A Trophy Pheasant Brings Back Memories

A pheasant to remember.

The 2020 general deer and elk season is over. The end of these five weeks means a lot of Montana households have venison in the freezer. Of course, a lot of households have also learned that venison in the freezer isn’t a sure thing.

I’m actually starting this column the night before going out in search for a whitetail deer. I’ve been pretty lucky in recent years. We’ll see if the luck holds, and I’ll report on the hunt later.

For now, my mind is on pheasants and, particularly, on my last hunt, with a connection to a long ago hunt.

I made a one-day trip up to my pheasant haunts on the Rocky Mountain Front a week ago to hunt a ranch I’d planned to hunt back in October. However, we cut that last camping trip of the season short, when a winter storm warning threatened to make us snowbound at Freezout Lake.

Since then, several winter storms have swept across Montana. We’ve had subzero temperatures, and then we’ve had mild weather and most of those snows have melted. So I took advantage of relatively mild weather for a fast trip to the prairies.

We had mild autumnal-like temperatures, but with a major wind chill, it was more like an expedition on the arctic tundra. But, that’s why we have jackets and gloves.

About five hours later, I concluded the hunt when my Labrador retriever, Kiri, flushed a rooster pheasant from a weedpatch next to a wheat stubble field. It was kind of a long shot, but the bird dropped to the ground. It got up running, but Kiri was on the job and put an end to that nonsense. We’d gotten our limit of three pheasants for the day.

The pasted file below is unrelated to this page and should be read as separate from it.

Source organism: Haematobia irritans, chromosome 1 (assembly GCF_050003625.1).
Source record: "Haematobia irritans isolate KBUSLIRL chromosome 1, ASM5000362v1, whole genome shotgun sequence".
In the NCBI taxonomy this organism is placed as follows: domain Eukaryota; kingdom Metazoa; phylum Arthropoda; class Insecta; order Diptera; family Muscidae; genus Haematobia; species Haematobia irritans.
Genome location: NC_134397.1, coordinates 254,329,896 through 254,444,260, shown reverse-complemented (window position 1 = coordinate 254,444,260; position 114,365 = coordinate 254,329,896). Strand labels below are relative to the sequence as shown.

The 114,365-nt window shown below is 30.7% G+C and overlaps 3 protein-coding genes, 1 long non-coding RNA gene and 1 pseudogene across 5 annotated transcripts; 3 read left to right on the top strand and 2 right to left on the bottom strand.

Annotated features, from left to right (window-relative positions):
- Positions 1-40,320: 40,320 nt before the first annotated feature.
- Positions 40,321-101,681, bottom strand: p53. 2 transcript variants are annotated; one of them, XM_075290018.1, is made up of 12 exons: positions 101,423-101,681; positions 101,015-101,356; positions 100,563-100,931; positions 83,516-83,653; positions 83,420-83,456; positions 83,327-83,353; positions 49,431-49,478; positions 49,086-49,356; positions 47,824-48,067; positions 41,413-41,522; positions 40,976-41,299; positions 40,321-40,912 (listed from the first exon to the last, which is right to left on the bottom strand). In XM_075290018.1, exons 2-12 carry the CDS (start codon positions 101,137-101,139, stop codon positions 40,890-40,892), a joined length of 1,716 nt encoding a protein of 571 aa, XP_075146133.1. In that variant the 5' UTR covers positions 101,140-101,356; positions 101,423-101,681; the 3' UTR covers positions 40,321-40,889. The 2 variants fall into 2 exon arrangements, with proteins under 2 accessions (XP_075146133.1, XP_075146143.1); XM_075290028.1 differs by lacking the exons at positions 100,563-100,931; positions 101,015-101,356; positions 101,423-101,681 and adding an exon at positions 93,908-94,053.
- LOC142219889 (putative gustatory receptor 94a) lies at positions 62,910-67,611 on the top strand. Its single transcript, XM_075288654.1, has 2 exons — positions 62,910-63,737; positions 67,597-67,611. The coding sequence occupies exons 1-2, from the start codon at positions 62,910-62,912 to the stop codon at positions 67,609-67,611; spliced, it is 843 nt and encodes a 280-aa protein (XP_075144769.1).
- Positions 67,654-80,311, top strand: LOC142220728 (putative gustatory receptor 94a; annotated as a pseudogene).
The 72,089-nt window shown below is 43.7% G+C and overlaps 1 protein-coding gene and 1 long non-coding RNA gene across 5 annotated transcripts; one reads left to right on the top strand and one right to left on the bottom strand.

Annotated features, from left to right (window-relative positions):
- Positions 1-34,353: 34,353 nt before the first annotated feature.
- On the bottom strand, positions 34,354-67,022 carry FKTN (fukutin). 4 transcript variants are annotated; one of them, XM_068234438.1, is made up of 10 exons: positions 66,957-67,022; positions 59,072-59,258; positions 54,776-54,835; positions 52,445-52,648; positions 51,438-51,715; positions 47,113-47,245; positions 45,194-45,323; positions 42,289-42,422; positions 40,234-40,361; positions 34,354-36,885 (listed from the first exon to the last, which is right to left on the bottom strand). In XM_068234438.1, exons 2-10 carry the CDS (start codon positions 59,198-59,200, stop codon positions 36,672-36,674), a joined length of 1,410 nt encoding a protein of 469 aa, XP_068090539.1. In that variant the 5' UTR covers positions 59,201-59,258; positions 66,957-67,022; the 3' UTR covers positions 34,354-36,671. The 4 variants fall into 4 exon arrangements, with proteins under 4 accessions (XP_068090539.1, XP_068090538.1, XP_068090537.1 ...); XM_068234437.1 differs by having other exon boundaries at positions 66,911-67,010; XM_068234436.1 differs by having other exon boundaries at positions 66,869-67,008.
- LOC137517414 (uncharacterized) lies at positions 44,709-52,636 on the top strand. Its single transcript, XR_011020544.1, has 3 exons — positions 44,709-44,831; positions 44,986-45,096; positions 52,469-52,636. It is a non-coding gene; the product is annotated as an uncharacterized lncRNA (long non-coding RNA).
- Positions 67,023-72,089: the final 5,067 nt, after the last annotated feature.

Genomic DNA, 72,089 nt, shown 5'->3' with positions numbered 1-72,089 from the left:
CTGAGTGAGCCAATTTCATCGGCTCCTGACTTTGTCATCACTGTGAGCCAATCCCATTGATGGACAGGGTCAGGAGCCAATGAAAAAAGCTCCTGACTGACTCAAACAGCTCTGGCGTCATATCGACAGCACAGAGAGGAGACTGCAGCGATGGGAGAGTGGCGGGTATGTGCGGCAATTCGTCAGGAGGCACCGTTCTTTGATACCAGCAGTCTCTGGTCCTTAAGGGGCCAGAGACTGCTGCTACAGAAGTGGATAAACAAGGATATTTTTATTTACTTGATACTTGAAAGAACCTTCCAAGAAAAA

It wasn’t that pheasant that gave me a thrill, though it was a beautiful, long-tailed rooster in all the gaudy colors of those Asian immigrants.

A couple hours earlier, Kiri and I were poking around in a grassy draw and she put up a rooster. The bird first flew directly at me, then swerved to fly behind a tree. When it reappeared on the other side of the tree I had time for a couple fast shots and the pheasant went down, and Kiri was there right away to make sure it wasn’t going anywhere.

When I got up to it, I gasped at the bird’s tailfeathers. These were seriously long tailfeathers. We were about ready for a lunch break so when we got back to the truck, I laid the bird out on the tailgate and got out a tape measure. The feathers measured out to 26 and a half inches.

A limit of Montana pheasants.

My first thought was, “This is one for the taxidermist.” 

Now, let’s time-travel back to November 1972. On a mild, overcast Sunday afternoon, I went for a hunt on a favorite ranch with Sam, our black Lab of the day. We flushed a pheasant from a clump of willows and I managed to hit the bird. When we found the bird, I had a similar gasp of wonder. That pheasant had tailfeathers that I later measured as an even 26 inches. 

I considered taking it to a taxidermist, but I concluded that a pheasant dinner was worth more than the cost of taxidermy. 

For 48 years, I’ve been regretting that decision. We do have a beautiful North Dakota pheasant mount from the late 1970s, but that bird had just 18-inch tailfeathers. A nice bird, but not a trophy.

Since then I’ve taken many pheasants. Some of them have had long tailfeathers, but none as long as that long ago Tongue River rooster—until now.

I took the pheasant to the taxidermist this afternoon and told him my story and, while he’s a lot more used to monster bull elk and mule deer, he appreciated the rarity of the pheasant. “Heck, that’s the equivalent of an 8-point elk.”

Of course, after he quoted an estimate for the job, I regretted even more not having that 1972 bird mounted! Prices for everything have gone up and taxidermy isn’t exempt.

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